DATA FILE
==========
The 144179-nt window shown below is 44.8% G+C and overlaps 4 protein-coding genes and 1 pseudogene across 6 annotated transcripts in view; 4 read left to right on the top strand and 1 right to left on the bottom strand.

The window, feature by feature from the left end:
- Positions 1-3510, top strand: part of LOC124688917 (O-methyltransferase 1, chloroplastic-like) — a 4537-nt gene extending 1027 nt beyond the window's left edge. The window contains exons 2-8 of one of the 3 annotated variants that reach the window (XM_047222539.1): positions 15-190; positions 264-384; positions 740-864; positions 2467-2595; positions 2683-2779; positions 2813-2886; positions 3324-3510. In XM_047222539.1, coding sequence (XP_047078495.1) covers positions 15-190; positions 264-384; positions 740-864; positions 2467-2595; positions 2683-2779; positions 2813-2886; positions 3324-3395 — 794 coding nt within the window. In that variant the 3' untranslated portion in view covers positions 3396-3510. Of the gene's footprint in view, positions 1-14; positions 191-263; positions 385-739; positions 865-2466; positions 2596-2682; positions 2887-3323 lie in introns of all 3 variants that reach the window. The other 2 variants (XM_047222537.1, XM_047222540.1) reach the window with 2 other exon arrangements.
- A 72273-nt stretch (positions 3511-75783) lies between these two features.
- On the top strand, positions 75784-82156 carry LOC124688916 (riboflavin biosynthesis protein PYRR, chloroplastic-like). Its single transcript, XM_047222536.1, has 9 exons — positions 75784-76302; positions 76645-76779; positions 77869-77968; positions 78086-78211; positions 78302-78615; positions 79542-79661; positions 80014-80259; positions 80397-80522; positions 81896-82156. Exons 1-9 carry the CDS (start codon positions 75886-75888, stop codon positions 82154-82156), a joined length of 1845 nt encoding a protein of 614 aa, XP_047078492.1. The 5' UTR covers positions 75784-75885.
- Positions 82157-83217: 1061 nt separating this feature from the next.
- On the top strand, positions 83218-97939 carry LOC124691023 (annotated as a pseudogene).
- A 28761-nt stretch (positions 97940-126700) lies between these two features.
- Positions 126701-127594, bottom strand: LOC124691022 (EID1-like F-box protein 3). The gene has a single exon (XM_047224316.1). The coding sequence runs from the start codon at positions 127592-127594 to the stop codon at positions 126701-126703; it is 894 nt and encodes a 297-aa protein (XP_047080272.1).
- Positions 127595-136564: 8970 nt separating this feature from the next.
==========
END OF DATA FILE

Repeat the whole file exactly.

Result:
The 144179-nt window shown below is 44.8% G+C and overlaps 4 protein-coding genes and 1 pseudogene across 6 annotated transcripts in view; 4 read left to right on the top strand and 1 right to left on the bottom strand.

The window, feature by feature from the left end:
- Positions 1-3510, top strand: part of LOC124688917 (O-methyltransferase 1, chloroplastic-like) — a 4537-nt gene extending 1027 nt beyond the window's left edge. The window contains exons 2-8 of one of the 3 annotated variants that reach the window (XM_047222539.1): positions 15-190; positions 264-384; positions 740-864; positions 2467-2595; positions 2683-2779; positions 2813-2886; positions 3324-3510. In XM_047222539.1, coding sequence (XP_047078495.1) covers positions 15-190; positions 264-384; positions 740-864; positions 2467-2595; positions 2683-2779; positions 2813-2886; positions 3324-3395 — 794 coding nt within the window. In that variant the 3' untranslated portion in view covers positions 3396-3510. Of the gene's footprint in view, positions 1-14; positions 191-263; positions 385-739; positions 865-2466; positions 2596-2682; positions 2887-3323 lie in introns of all 3 variants that reach the window. The other 2 variants (XM_047222537.1, XM_047222540.1) reach the window with 2 other exon arrangements.
- A 72273-nt stretch (positions 3511-75783) lies between these two features.
- On the top strand, positions 75784-82156 carry LOC124688916 (riboflavin biosynthesis protein PYRR, chloroplastic-like). Its single transcript, XM_047222536.1, has 9 exons — positions 75784-76302; positions 76645-76779; positions 77869-77968; positions 78086-78211; positions 78302-78615; positions 79542-79661; positions 80014-80259; positions 80397-80522; positions 81896-82156. Exons 1-9 carry the CDS (start codon positions 75886-75888, stop codon positions 82154-82156), a joined length of 1845 nt encoding a protein of 614 aa, XP_047078492.1. The 5' UTR covers positions 75784-75885.
- Positions 82157-83217: 1061 nt separating this feature from the next.
- On the top strand, positions 83218-97939 carry LOC124691023 (annotated as a pseudogene).
- A 28761-nt stretch (positions 97940-126700) lies between these two features.
- Positions 126701-127594, bottom strand: LOC124691022 (EID1-like F-box protein 3). The gene has a single exon (XM_047224316.1). The coding sequence runs from the start codon at positions 127592-127594 to the stop codon at positions 126701-126703; it is 894 nt and encodes a 297-aa protein (XP_047080272.1).
- Positions 127595-136564: 8970 nt separating this feature from the next.